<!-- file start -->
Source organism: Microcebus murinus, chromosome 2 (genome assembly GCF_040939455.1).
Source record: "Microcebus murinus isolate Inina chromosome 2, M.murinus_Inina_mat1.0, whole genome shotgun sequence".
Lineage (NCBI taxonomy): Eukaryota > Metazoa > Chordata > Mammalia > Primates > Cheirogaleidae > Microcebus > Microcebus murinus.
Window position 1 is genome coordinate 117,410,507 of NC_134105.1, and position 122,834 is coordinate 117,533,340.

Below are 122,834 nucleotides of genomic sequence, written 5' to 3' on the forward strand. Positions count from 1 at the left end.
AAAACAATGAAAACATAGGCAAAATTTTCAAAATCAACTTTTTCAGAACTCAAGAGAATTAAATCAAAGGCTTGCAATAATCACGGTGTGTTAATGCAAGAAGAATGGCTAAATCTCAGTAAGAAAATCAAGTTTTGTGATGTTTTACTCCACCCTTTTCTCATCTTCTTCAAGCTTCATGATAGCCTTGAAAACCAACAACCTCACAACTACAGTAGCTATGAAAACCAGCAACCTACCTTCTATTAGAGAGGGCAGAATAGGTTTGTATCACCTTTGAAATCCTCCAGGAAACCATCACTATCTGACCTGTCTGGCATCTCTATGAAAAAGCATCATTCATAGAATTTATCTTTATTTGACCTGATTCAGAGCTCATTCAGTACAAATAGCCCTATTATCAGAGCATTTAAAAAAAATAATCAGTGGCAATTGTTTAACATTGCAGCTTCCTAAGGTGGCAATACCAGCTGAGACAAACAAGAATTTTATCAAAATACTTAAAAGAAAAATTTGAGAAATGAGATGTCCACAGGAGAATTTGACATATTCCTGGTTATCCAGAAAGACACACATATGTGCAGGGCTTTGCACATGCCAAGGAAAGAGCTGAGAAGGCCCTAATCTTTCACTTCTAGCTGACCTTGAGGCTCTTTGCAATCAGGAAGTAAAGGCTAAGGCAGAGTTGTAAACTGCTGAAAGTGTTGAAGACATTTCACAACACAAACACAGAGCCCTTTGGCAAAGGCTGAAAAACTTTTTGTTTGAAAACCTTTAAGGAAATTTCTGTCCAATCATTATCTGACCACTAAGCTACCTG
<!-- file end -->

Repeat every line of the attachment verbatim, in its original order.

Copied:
Source organism: Microcebus murinus, chromosome 2 (genome assembly GCF_040939455.1).
Source record: "Microcebus murinus isolate Inina chromosome 2, M.murinus_Inina_mat1.0, whole genome shotgun sequence".
Lineage (NCBI taxonomy): Eukaryota > Metazoa > Chordata > Mammalia > Primates > Cheirogaleidae > Microcebus > Microcebus murinus.
Window position 1 is genome coordinate 117,410,507 of NC_134105.1, and position 122,834 is coordinate 117,533,340.

Below are 122,834 nucleotides of genomic sequence, written 5' to 3' on the forward strand. Positions count from 1 at the left end.
AAAACAATGAAAACATAGGCAAAATTTTCAAAATCAACTTTTTCAGAACTCAAGAGAATTAAATCAAAGGCTTGCAATAATCACGGTGTGTTAATGCAAGAAGAATGGCTAAATCTCAGTAAGAAAATCAAGTTTTGTGATGTTTTACTCCACCCTTTTCTCATCTTCTTCAAGCTTCATGATAGCCTTGAAAACCAACAACCTCACAACTACAGTAGCTATGAAAACCAGCAACCTACCTTCTATTAGAGAGGGCAGAATAGGTTTGTATCACCTTTGAAATCCTCCAGGAAACCATCACTATCTGACCTGTCTGGCATCTCTATGAAAAAGCATCATTCATAGAATTTATCTTTATTTGACCTGATTCAGAGCTCATTCAGTACAAATAGCCCTATTATCAGAGCATTTAAAAAAAATAATCAGTGGCAATTGTTTAACATTGCAGCTTCCTAAGGTGGCAATACCAGCTGAGACAAACAAGAATTTTATCAAAATACTTAAAAGAAAAATTTGAGAAATGAGATGTCCACAGGAGAATTTGACATATTCCTGGTTATCCAGAAAGACACACATATGTGCAGGGCTTTGCACATGCCAAGGAAAGAGCTGAGAAGGCCCTAATCTTTCACTTCTAGCTGACCTTGAGGCTCTTTGCAATCAGGAAGTAAAGGCTAAGGCAGAGTTGTAAACTGCTGAAAGTGTTGAAGACATTTCACAACACAAACACAGAGCCCTTTGGCAAAGGCTGAAAAACTTTTTGTTTGAAAACCTTTAAGGAAATTTCTGTCCAATCATTATCTGACCACTAAGCTACCTG